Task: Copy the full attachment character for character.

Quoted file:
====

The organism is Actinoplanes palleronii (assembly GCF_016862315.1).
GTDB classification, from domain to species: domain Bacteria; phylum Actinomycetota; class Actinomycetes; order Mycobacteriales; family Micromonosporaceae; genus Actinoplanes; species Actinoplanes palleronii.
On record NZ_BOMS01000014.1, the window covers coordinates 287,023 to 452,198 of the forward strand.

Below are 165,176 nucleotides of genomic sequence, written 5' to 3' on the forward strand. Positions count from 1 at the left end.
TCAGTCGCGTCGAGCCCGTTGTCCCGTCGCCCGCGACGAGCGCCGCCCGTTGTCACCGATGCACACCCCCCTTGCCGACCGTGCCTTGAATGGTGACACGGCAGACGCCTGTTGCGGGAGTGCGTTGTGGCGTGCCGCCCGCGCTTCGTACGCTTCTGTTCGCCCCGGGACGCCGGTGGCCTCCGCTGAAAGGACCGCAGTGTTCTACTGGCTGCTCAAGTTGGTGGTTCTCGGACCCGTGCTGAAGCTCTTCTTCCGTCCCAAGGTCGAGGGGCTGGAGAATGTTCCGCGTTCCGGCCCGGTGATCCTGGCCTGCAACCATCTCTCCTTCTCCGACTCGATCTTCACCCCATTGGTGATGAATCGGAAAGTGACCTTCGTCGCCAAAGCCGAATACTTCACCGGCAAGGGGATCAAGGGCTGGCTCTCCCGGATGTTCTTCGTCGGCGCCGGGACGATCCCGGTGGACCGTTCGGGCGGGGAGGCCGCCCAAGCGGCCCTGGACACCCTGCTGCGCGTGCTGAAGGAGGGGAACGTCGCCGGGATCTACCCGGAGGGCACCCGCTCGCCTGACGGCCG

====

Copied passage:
The organism is Actinoplanes palleronii (assembly GCF_016862315.1).
GTDB classification, from domain to species: domain Bacteria; phylum Actinomycetota; class Actinomycetes; order Mycobacteriales; family Micromonosporaceae; genus Actinoplanes; species Actinoplanes palleronii.
On record NZ_BOMS01000014.1, the window covers coordinates 287,023 to 452,198 of the forward strand.

Below are 165,176 nucleotides of genomic sequence, written 5' to 3' on the forward strand. Positions count from 1 at the left end.
TCAGTCGCGTCGAGCCCGTTGTCCCGTCGCCCGCGACGAGCGCCGCCCGTTGTCACCGATGCACACCCCCCTTGCCGACCGTGCCTTGAATGGTGACACGGCAGACGCCTGTTGCGGGAGTGCGTTGTGGCGTGCCGCCCGCGCTTCGTACGCTTCTGTTCGCCCCGGGACGCCGGTGGCCTCCGCTGAAAGGACCGCAGTGTTCTACTGGCTGCTCAAGTTGGTGGTTCTCGGACCCGTGCTGAAGCTCTTCTTCCGTCCCAAGGTCGAGGGGCTGGAGAATGTTCCGCGTTCCGGCCCGGTGATCCTGGCCTGCAACCATCTCTCCTTCTCCGACTCGATCTTCACCCCATTGGTGATGAATCGGAAAGTGACCTTCGTCGCCAAAGCCGAATACTTCACCGGCAAGGGGATCAAGGGCTGGCTCTCCCGGATGTTCTTCGTCGGCGCCGGGACGATCCCGGTGGACCGTTCGGGCGGGGAGGCCGCCCAAGCGGCCCTGGACACCCTGCTGCGCGTGCTGAAGGAGGGGAACGTCGCCGGGATCTACCCGGAGGGCACCCGCTCGCCTGACGGCCG